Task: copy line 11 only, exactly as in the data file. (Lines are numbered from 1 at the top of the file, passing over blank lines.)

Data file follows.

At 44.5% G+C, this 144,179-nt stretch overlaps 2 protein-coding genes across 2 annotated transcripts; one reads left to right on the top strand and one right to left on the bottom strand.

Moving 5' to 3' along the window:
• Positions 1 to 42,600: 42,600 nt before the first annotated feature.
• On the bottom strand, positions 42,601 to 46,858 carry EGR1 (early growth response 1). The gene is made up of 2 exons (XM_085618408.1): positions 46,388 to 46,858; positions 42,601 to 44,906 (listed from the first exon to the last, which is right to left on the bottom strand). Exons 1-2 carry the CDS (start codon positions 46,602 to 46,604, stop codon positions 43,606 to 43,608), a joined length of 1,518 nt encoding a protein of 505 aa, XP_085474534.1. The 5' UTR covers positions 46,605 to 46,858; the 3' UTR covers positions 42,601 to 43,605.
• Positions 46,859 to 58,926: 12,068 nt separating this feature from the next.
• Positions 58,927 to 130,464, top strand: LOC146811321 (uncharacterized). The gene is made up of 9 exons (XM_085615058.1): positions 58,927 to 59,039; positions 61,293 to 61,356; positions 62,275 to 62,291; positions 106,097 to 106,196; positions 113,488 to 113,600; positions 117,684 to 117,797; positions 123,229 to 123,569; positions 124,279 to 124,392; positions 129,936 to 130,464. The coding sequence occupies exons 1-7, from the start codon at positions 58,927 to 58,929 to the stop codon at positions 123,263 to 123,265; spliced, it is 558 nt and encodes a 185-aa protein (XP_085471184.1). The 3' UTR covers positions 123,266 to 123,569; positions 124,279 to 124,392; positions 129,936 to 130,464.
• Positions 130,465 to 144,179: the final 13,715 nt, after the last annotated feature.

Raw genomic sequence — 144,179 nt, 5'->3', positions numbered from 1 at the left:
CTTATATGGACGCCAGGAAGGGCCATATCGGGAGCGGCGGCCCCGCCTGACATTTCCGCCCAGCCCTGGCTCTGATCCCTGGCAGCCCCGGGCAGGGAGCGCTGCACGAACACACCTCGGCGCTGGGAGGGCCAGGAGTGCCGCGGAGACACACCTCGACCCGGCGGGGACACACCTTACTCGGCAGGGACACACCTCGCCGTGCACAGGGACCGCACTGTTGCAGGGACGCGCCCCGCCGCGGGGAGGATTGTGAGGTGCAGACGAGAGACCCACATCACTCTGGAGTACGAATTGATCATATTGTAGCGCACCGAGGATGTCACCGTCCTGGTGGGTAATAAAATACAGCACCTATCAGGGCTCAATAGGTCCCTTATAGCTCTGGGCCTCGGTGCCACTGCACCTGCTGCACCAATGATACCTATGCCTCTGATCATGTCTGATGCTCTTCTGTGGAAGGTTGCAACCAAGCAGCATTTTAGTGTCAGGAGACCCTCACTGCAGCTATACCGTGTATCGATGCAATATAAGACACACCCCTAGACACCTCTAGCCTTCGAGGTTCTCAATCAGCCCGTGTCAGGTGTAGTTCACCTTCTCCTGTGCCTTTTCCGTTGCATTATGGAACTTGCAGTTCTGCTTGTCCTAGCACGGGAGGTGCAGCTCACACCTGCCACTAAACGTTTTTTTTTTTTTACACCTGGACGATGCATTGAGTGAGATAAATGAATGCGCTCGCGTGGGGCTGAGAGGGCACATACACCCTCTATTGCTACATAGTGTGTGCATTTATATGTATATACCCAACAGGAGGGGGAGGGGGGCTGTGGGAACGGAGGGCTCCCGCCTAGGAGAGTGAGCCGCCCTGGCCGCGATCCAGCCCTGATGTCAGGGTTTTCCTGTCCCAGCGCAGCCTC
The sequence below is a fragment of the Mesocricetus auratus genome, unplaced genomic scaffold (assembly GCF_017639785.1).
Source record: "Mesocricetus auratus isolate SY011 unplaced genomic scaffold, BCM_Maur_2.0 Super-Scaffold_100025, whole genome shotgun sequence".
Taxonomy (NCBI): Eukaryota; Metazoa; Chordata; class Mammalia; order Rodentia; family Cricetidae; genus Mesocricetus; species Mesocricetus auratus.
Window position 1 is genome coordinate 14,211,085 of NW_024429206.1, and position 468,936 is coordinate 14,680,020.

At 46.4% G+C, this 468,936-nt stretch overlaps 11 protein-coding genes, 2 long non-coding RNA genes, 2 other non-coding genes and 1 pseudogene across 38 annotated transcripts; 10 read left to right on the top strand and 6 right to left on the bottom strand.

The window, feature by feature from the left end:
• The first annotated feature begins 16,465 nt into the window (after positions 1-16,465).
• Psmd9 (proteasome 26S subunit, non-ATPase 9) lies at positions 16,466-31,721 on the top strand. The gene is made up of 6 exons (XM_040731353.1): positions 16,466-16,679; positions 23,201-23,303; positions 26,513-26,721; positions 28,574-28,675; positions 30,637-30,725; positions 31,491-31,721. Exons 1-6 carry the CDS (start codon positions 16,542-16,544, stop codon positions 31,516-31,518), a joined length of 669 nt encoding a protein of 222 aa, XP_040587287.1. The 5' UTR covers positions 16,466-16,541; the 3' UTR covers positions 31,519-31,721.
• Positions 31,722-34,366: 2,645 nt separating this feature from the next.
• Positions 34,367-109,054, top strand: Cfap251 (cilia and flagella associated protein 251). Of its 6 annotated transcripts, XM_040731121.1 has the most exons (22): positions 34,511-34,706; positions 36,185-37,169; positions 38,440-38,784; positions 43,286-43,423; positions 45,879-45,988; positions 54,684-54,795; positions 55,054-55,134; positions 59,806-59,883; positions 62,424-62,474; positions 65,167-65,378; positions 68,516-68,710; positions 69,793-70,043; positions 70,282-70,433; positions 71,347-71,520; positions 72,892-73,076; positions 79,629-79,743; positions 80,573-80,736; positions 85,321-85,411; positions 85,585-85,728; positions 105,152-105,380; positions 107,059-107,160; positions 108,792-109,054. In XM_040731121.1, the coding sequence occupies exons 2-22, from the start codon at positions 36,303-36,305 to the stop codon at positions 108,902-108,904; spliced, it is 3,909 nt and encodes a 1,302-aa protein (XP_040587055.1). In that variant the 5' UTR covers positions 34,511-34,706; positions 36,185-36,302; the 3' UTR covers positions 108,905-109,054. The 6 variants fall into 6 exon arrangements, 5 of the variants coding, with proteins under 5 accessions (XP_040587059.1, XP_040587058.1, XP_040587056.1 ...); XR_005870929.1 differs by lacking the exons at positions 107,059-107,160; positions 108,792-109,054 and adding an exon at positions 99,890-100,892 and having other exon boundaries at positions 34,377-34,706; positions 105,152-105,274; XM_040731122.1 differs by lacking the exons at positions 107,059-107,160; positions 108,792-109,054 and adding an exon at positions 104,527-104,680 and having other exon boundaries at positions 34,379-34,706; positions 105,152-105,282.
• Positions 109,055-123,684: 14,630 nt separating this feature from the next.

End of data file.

Source record: "Mesocricetus auratus isolate SY011 unplaced genomic scaffold, BCM_Maur_2.0 Super-Scaffold_100025, whole genome shotgun sequence".